First page - "Throw" Away Lines
Directivity as a Design Issue
Second page - The Light Analogy
Now let's talk about a loudspeaker again
Enough analogies, let's look at a single loudspeaker system in a computer model to get an idea of what this looks like. This is a single box, not a cluster, which would be even more complicated. In these images we're using color to map loudness so that red is the loudest sound, and blue is the quietest, and green is in between.
This is a loudspeaker modeled at 250Hz. Note that there is a roughly circular coverage area near the ceiling and an ellipsoid on the floor. The balcony is much lower in level, as we saw with the light model above. To get the balcony loud enough would make the level on the floor and ceiling very high indeed.
At 500Hz we are seeing the coverage pattern tighten up, just as we described above in the light analogy. This speaker is obviously pointed at the balcony.
At 2,000Hz, the horn in this system has a tight coverage pattern, and it illuminates the balcony quite well. There is still some spill onto the ceiling and floor area, but only in some select areas.
Note that the 250Hz coverage had its highest level near the loudspeaker and on the floor below it, while the highest 500Hz level was in the balcony or at least the rear half of the room. The 2,000Hz coverage was almost entirely directed into the balcony. So what would people hear in all these areas? They would hear a difference in the balance of the loudspeaker's frequency response caused by variations in the directivity becuase you can't adjust the frequency balance to be the same in all areas. If you add in more speakers without taking into account this variation in directivity and off-axis response, you will have tremendous difficulty with "hot-spots" and a low feedback threshold.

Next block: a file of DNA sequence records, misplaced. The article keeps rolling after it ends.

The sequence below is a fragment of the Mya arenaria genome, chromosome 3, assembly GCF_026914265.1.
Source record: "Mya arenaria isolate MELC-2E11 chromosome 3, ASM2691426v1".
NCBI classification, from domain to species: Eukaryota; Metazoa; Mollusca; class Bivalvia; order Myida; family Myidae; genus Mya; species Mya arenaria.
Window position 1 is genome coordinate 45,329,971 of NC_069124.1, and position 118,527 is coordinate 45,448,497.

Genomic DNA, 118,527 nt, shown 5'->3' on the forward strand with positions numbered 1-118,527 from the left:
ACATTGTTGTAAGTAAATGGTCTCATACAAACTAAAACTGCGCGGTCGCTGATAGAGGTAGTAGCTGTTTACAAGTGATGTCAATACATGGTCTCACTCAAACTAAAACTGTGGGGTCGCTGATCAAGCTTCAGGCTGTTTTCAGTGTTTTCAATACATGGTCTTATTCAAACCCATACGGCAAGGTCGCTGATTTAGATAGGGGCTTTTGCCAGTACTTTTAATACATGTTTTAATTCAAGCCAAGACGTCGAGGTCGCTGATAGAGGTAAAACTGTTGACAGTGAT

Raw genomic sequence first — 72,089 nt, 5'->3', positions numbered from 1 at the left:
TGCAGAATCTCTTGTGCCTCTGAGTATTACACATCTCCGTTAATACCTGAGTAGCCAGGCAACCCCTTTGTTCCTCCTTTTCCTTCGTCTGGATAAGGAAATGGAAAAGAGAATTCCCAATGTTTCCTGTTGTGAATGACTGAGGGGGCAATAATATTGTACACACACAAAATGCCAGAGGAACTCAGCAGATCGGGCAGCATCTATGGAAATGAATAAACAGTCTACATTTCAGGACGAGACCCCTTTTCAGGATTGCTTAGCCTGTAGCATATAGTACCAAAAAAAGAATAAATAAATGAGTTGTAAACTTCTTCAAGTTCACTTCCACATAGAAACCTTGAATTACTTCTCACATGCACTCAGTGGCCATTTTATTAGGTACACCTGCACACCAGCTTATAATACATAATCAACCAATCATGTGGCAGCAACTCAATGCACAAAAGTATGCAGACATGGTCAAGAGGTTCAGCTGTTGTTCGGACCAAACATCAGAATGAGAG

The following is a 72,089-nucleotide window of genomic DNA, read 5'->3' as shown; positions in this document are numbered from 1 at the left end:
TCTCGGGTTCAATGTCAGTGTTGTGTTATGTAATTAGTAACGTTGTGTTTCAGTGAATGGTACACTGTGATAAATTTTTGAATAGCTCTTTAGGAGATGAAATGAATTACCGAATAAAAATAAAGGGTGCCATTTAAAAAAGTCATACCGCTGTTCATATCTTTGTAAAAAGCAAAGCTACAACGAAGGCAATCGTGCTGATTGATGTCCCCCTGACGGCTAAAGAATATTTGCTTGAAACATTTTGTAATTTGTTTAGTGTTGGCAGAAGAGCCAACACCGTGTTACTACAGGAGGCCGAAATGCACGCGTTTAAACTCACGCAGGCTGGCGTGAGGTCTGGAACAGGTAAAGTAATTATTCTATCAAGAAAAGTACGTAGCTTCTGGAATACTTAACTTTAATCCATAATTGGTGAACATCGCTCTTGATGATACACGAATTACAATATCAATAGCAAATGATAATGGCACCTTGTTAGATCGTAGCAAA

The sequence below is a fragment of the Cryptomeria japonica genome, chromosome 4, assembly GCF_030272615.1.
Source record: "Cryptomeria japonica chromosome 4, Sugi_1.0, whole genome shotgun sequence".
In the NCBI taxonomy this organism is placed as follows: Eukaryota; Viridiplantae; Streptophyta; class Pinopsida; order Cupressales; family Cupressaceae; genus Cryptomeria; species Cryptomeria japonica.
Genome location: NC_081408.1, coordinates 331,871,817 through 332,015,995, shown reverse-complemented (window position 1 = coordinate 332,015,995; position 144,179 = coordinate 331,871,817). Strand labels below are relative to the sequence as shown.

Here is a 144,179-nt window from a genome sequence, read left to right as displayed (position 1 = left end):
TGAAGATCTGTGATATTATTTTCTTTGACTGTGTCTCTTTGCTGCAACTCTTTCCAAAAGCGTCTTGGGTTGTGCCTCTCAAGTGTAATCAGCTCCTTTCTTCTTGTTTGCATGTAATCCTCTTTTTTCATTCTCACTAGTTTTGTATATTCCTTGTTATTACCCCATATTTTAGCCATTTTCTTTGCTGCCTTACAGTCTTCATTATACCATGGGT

Have another look at that animated directivity balloon of the real full range packaged array type loudspeaker. (65kB image)
Now add in room acoustics...
The room acoustics play havoc with this as well, if the room reverb time is excessive or has an uneven spectrum, the problems generated by the variations in directivity will even further complicate the problems shown here. If the low frequency reverb time is excessive, the omnidirectional nature of the bass loudspeaker will excite the reverberant field to a greater extent, increasing the likelihood of low frequency feedback.
Is it impossible to put speakers in a room?
No it isn't impossible, but it requires some thoughtful analysis to get it to work right. It may not always be possible to use a single cluster to get the uniformity of coverage you want. To maintain a reasonable feedback threshold you may require additional loudspeakers in the back of a room, or larger more directional loudspeakers in the front of a room. When designing a loudspeaker cluster it is especially important to consider the directivity at all usable frequencies to prevent surprises when the system is turned on. The room and the speaker system form part of the signal chain, and no sound system can be designed without due consideration for the characteristics of both.
Knowing what to believe
You may recognize some problems that you are experiencing with your church or theatre sound system from this description. Where the ceiling is low and the room is deep, these problems are exaggerated. You may have inappropriate loudspeaker products for your application. We can offer our professional design services in designing or redesigning loudspeaker systems to optimize the coverage and frequency response in your facility.
First page - "Throw" Away Lines
Second Page - The Light Analogy
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